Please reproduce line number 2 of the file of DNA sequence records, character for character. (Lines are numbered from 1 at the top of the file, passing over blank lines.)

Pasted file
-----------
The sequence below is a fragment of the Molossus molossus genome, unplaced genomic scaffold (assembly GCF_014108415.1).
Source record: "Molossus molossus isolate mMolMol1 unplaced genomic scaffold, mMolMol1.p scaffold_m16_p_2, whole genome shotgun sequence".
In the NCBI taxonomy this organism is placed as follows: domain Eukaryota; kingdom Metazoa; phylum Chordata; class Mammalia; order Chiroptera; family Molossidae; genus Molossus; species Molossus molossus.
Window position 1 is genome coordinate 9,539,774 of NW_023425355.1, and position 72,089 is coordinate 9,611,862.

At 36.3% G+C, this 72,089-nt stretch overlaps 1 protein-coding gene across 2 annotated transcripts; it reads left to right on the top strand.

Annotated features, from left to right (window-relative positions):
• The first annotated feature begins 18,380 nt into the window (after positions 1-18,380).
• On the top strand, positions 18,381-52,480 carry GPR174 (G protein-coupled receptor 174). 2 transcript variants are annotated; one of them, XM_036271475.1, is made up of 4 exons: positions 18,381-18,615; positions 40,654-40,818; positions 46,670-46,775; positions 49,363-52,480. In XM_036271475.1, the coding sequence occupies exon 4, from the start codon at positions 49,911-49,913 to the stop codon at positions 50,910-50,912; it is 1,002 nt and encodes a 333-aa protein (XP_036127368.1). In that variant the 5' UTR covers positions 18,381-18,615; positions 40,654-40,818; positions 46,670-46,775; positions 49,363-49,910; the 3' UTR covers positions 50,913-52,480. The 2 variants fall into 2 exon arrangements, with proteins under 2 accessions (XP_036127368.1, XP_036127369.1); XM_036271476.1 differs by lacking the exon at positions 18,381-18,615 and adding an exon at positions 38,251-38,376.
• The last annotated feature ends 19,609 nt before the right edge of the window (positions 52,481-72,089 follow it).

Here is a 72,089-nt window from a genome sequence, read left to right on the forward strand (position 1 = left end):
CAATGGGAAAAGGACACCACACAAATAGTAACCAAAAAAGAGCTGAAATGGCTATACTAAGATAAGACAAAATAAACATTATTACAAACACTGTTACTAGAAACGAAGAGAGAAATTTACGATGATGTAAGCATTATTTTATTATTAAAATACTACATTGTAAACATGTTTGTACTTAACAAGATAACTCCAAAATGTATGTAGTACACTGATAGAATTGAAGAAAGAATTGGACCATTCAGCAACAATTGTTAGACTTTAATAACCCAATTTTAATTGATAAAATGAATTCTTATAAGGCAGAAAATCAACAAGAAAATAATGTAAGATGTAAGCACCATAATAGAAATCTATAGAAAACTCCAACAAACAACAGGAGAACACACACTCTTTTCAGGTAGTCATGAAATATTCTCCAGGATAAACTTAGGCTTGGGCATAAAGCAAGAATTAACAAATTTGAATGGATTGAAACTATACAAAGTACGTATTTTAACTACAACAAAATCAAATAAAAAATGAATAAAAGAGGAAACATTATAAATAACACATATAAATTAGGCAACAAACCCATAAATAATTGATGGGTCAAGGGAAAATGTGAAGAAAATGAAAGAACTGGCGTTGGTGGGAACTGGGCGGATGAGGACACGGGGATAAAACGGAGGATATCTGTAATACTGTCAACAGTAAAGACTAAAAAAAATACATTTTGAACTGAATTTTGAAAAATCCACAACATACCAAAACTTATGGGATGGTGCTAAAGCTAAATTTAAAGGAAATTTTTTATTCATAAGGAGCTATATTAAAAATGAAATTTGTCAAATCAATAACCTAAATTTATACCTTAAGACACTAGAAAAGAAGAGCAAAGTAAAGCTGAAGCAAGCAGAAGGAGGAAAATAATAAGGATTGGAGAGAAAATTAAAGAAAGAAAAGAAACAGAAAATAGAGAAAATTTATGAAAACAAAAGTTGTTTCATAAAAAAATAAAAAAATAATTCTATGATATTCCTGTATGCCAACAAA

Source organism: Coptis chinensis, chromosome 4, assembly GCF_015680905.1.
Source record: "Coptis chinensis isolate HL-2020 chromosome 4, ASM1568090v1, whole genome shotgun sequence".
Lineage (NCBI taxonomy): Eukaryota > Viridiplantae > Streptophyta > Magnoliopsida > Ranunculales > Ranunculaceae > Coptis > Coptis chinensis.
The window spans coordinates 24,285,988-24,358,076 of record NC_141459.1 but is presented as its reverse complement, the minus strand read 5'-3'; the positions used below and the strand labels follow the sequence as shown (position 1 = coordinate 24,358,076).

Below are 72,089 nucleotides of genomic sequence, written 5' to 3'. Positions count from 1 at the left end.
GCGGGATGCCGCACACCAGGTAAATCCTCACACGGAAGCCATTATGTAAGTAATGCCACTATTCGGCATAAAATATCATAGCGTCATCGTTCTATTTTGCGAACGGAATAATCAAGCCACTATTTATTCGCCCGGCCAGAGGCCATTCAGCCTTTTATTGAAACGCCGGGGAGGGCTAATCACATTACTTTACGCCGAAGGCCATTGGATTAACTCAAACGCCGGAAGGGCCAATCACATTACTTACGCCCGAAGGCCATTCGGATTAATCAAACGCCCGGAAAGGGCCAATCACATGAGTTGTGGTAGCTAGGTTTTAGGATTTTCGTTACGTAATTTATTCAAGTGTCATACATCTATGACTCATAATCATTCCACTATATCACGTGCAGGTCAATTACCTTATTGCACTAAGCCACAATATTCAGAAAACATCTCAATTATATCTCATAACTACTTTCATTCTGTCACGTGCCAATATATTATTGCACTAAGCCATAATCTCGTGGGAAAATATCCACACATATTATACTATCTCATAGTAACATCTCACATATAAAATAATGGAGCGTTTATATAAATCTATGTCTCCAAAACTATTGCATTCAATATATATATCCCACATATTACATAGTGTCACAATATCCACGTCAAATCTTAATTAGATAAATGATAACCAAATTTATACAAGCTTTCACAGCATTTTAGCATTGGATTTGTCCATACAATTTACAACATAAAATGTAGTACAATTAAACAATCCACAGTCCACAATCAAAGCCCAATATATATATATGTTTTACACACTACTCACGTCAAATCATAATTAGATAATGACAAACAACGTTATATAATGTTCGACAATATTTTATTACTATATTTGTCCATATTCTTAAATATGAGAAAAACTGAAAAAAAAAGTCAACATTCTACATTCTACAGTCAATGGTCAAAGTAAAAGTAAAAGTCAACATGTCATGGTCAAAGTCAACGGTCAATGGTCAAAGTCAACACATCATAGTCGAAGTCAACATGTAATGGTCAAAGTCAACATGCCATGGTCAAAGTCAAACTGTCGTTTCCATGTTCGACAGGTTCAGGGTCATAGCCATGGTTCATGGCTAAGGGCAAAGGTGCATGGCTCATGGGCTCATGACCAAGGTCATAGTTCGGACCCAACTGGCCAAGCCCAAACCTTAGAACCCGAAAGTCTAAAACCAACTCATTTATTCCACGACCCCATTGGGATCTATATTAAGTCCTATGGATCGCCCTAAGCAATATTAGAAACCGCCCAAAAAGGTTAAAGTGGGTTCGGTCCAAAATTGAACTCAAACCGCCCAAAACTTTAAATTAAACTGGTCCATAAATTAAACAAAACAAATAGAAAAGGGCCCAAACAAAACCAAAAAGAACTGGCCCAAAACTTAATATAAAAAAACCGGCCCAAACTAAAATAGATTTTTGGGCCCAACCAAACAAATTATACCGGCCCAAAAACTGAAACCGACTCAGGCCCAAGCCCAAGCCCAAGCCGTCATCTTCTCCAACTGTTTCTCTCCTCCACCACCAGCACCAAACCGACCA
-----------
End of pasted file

Source record: "Molossus molossus isolate mMolMol1 unplaced genomic scaffold, mMolMol1.p scaffold_m16_p_2, whole genome shotgun sequence".